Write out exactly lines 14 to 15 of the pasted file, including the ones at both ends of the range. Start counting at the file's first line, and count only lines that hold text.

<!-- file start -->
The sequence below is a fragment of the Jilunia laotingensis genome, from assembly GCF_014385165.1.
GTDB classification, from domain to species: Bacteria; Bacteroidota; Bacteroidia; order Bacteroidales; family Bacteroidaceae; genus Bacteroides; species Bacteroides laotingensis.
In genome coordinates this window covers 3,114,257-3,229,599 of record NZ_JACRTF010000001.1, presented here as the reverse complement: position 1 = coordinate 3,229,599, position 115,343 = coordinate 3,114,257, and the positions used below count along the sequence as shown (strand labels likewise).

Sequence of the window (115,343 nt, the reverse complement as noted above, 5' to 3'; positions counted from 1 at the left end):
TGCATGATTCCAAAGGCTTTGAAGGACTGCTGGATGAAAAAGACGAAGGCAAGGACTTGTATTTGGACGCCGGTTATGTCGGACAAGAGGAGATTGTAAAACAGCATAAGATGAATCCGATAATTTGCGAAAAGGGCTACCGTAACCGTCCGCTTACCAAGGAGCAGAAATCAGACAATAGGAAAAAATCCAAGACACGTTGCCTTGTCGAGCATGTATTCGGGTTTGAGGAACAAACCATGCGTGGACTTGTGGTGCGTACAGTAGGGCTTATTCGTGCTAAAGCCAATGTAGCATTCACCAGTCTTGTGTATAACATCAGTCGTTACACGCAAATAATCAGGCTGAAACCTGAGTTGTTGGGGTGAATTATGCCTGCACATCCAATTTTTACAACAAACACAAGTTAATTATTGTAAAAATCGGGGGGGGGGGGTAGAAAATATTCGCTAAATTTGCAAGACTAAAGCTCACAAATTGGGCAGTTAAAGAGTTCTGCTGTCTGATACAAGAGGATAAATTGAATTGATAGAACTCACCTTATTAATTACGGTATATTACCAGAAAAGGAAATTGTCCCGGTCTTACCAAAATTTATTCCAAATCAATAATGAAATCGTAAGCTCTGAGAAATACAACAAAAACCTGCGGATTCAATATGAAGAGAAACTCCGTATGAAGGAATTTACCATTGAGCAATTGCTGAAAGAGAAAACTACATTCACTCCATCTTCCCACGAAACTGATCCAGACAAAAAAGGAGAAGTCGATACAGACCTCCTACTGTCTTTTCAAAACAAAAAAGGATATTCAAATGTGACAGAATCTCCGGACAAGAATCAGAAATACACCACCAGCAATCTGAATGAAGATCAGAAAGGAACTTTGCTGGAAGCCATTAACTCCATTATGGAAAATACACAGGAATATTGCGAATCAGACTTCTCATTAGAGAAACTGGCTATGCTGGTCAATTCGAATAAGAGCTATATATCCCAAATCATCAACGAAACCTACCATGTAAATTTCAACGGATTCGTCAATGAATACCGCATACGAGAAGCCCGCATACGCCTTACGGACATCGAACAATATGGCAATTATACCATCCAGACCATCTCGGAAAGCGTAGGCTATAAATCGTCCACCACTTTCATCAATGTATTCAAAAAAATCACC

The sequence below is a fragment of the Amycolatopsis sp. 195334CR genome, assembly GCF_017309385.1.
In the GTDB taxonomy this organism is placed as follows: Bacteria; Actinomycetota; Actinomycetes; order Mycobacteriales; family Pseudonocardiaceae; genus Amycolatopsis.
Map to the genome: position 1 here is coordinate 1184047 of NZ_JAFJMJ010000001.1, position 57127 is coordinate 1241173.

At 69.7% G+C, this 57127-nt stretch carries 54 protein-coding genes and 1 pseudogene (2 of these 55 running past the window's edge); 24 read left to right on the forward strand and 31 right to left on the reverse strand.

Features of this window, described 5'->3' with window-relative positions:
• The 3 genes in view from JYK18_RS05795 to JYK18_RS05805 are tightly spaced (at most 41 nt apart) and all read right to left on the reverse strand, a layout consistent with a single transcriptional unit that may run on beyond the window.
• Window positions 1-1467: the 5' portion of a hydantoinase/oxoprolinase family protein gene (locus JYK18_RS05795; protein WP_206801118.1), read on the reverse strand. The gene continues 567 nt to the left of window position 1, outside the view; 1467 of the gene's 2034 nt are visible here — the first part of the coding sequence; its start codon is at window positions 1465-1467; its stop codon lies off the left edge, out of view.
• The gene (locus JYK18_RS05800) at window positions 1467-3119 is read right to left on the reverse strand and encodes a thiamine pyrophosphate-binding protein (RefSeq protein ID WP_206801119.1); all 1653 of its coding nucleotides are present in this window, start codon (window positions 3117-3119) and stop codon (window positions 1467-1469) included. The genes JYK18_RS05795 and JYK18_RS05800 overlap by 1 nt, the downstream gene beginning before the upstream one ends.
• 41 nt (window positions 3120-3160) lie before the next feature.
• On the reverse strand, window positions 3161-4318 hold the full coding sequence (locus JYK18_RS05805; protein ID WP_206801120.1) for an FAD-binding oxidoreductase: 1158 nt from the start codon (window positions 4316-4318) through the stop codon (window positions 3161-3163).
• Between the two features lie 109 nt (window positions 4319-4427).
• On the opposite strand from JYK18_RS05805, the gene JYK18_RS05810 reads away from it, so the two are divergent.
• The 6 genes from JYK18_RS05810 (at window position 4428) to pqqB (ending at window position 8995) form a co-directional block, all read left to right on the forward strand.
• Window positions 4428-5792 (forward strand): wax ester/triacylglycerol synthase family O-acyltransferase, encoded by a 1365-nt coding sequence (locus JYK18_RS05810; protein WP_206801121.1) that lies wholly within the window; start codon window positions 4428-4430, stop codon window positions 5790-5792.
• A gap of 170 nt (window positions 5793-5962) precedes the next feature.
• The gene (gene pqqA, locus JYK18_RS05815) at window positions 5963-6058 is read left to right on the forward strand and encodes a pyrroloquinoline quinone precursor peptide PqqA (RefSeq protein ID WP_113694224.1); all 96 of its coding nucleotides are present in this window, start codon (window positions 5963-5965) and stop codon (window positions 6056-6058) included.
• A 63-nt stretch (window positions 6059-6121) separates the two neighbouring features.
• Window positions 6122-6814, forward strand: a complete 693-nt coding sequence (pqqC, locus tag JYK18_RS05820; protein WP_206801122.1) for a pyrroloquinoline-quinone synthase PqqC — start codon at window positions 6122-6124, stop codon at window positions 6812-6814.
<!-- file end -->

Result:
• 41 nt (window positions 3120-3160) lie before the next feature.
• On the reverse strand, window positions 3161-4318 hold the full coding sequence (locus JYK18_RS05805; protein ID WP_206801120.1) for an FAD-binding oxidoreductase: 1158 nt from the start codon (window positions 4316-4318) through the stop codon (window positions 3161-3163).